Male Sprague–Dawley rats were exposed to 2.7% sevoflurane for 45 min. One hour later, rats were subjected to 60 min of focal cerebral ischaemia. The phosphoinositide 3-kinase inhibitors wortmannin and LY294002 were administered 10 min before preconditioning. Rats in the lentiviral transduction group received an intracerebroventricular injection of lentiviral vector Ubi-MCS-CTMP 3 days before ischaemia. Neurological deficits and infarct volumes were evaluated 24 h and 7 days after reperfusion. Phosphorylation of Akt, glycogen synthase kinase-3β (GSK3β), and expression of CTMP were determined at 1, 3, 12, and 24 h after reperfusion. Akt activity was measured at 3 h after reperfusion.

    Results

    Sevoflurane preconditioning improved neurological score and reduced infarct size at 24 h of reperfusion. Pretreatment with wortmannin or LY294002 attenuated these neuroprotective effects. Expression of CTMP correlated with reduced Akt activity after ischaemia, while sevoflurane preconditioning preserved Akt activity and increased phosphorylation of GSK3β. CTMP over-expression diminished the beneficial effects of sevoflurane preconditioning.

    Conclusions

    Activation of Akt signalling via inhibition of CTMP is involved in the mechanism of neuroprotection provided by sevoflurane preconditioning.

  5. Ultrasound-guided popliteal sciatic nerve block using a pocket-sized ultrasound machine: preliminary evidence
  6. Practical Management of Pain
  7. Bone cement embolism attached to central venous catheter
  8. Randomized comparison of experts and trainees with nasal and oral fibreoptic intubation in children less than 2 yr of age
    Background

    We hypothesized that the time to successful fibreoptic tracheal intubation through the nasal route would be faster than the oral route for both experts and trainees in children <2 yr of age.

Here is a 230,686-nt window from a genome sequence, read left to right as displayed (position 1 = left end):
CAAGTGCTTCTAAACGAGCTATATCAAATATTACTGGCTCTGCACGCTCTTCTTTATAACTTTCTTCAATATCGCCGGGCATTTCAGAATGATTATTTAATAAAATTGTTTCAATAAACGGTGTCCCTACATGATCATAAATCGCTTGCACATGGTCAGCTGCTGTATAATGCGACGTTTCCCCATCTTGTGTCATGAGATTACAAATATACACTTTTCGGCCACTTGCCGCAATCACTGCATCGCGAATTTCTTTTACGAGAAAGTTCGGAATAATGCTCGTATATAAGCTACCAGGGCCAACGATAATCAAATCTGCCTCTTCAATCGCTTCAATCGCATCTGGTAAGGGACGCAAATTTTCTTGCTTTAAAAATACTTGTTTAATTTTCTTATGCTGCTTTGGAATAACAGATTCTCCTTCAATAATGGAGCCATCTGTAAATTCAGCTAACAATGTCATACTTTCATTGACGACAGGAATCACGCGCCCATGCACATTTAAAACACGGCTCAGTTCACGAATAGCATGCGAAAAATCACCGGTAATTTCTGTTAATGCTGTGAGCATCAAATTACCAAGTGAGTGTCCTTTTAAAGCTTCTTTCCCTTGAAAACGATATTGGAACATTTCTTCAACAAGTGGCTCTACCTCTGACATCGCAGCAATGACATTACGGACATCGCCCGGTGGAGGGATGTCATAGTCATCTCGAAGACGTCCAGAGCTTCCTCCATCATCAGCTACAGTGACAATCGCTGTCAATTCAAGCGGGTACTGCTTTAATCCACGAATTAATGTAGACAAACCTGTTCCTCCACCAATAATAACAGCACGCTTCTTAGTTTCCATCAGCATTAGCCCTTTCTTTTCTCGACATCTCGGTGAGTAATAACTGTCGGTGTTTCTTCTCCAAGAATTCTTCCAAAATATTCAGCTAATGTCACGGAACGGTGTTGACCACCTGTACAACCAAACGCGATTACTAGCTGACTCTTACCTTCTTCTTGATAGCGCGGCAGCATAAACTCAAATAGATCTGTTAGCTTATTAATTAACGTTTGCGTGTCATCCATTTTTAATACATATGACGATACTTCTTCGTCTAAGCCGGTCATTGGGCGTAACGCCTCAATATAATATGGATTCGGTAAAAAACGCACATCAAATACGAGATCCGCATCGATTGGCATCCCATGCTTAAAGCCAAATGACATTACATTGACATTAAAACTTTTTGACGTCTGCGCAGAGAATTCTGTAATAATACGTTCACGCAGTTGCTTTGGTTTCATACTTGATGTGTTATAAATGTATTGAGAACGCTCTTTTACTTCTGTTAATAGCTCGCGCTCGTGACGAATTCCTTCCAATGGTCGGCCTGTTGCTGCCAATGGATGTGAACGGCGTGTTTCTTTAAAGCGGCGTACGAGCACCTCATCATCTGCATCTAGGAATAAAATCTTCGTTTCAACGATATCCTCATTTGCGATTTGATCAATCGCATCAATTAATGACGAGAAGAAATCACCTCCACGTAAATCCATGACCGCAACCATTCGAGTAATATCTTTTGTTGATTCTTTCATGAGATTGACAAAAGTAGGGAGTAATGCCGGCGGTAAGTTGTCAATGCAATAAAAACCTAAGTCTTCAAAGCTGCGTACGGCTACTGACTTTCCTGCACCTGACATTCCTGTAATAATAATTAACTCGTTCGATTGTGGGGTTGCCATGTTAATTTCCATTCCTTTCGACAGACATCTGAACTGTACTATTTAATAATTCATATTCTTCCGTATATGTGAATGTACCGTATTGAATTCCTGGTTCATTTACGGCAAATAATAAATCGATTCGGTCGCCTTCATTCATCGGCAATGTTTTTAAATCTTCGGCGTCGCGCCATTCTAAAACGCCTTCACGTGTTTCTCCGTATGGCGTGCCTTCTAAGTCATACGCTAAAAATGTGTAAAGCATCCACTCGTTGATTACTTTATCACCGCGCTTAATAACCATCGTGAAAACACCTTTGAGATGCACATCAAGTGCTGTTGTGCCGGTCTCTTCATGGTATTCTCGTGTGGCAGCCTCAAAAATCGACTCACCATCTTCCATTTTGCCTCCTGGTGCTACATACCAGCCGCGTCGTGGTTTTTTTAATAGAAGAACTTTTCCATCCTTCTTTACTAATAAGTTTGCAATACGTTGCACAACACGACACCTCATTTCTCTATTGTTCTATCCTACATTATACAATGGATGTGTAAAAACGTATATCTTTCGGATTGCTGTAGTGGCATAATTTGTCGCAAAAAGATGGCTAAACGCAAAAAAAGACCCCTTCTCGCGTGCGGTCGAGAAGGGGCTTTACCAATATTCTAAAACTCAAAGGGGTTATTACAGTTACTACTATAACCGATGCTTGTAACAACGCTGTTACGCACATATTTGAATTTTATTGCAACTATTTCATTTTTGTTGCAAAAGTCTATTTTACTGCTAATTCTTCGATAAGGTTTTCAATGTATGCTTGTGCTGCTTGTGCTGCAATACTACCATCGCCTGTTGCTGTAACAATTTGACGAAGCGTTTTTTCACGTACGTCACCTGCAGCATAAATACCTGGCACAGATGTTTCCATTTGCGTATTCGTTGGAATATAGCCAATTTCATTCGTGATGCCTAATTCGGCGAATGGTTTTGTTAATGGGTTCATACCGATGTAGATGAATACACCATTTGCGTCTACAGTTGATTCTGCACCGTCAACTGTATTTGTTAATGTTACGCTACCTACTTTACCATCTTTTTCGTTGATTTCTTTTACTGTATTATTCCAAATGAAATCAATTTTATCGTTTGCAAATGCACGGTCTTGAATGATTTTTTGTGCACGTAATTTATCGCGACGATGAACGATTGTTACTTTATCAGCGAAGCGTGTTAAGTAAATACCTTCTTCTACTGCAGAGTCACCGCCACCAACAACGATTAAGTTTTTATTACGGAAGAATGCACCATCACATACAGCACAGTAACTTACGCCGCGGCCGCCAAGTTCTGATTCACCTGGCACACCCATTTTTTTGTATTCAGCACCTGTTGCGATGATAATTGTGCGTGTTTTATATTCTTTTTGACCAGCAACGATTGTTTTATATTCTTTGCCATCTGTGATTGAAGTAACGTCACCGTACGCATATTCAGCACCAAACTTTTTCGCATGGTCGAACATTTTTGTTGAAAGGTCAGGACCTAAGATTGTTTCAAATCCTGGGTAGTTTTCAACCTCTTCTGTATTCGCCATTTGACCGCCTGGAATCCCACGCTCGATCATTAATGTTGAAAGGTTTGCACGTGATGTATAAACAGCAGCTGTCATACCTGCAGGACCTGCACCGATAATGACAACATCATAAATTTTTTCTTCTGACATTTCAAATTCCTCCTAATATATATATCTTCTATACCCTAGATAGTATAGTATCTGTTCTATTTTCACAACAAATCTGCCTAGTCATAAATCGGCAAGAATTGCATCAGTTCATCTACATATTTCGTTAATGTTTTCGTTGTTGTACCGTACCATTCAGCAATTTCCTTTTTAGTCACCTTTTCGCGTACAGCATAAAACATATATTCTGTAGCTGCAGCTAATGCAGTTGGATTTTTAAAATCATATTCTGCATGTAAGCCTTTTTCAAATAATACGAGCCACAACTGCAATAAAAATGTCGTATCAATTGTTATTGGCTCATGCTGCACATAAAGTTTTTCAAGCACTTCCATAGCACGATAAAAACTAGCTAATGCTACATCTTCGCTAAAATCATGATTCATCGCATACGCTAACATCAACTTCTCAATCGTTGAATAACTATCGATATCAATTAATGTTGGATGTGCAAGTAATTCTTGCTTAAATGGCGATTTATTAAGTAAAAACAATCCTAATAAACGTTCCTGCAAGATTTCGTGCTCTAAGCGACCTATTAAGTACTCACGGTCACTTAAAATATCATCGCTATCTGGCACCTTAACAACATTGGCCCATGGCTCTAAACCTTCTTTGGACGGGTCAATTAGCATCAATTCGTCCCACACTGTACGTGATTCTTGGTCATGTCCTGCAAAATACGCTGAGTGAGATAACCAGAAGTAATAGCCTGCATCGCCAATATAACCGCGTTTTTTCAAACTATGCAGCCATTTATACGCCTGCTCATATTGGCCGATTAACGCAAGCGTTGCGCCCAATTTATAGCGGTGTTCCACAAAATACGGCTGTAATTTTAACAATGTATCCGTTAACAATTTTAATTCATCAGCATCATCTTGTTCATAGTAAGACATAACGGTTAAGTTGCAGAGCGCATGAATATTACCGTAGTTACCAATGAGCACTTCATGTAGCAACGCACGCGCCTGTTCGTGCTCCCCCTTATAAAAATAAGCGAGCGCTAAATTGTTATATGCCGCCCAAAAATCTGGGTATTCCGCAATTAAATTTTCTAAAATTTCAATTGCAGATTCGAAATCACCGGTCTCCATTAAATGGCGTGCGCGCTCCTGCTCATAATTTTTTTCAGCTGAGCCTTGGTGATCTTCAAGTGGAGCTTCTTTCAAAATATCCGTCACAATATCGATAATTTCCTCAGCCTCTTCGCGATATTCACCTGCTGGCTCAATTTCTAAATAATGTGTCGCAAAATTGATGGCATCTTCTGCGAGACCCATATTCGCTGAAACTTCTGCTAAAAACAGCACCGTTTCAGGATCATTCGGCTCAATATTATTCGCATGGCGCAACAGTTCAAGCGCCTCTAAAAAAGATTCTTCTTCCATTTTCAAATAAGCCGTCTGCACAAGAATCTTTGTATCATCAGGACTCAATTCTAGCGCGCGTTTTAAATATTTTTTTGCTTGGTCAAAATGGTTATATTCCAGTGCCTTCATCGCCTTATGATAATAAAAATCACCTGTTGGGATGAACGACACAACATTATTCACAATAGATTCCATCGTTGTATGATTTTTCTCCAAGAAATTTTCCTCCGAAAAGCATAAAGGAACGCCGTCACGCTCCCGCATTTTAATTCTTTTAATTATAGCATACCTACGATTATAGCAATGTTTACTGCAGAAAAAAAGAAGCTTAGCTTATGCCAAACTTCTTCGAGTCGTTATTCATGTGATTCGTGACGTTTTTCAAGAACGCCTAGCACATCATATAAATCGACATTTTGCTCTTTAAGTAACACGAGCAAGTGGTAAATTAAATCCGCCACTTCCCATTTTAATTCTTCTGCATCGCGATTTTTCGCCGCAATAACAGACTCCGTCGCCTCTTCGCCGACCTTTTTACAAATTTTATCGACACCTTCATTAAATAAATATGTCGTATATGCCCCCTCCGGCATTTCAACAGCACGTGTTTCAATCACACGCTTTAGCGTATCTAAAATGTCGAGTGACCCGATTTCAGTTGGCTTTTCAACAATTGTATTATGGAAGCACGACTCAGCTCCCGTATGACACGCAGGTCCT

Methods

    One hundred children, 24 months and under in age, were randomized to an operator (expert or trainee), and route (nasal or oral) for fibreoptic tracheal intubation. Three separate times were then measured: (i) time to first glottic view, (ii) time to carinal view, and (iii) total time to successful tracheal intubation. The number of attempts made, manoeuvres needed to obtain an adequate laryngeal view, and manoeuvres for tracheal tube passage were also recorded.

    Results

    Time to successful tracheal intubation was significantly faster for experts than trainees. There was no difference in the time to tracheal intubation between the nasal and oral routes for experts. In trainees, intubation times were shorter for the nasal route—median (inter-quartile range) time (s) to carinal view was 35 (27–63) for the nasal route vs 59 (38–94) for the oral route (P=0.03), and the median time to successful tracheal intubation were 62 (49–122) vs 117 (61–224), P=0.05, for the nasal and oral routes, respectively. For trainees, the oral route required a greater number of airway manoeuvres for adequate laryngeal views and passage of the tracheal tube compared with the nasal route.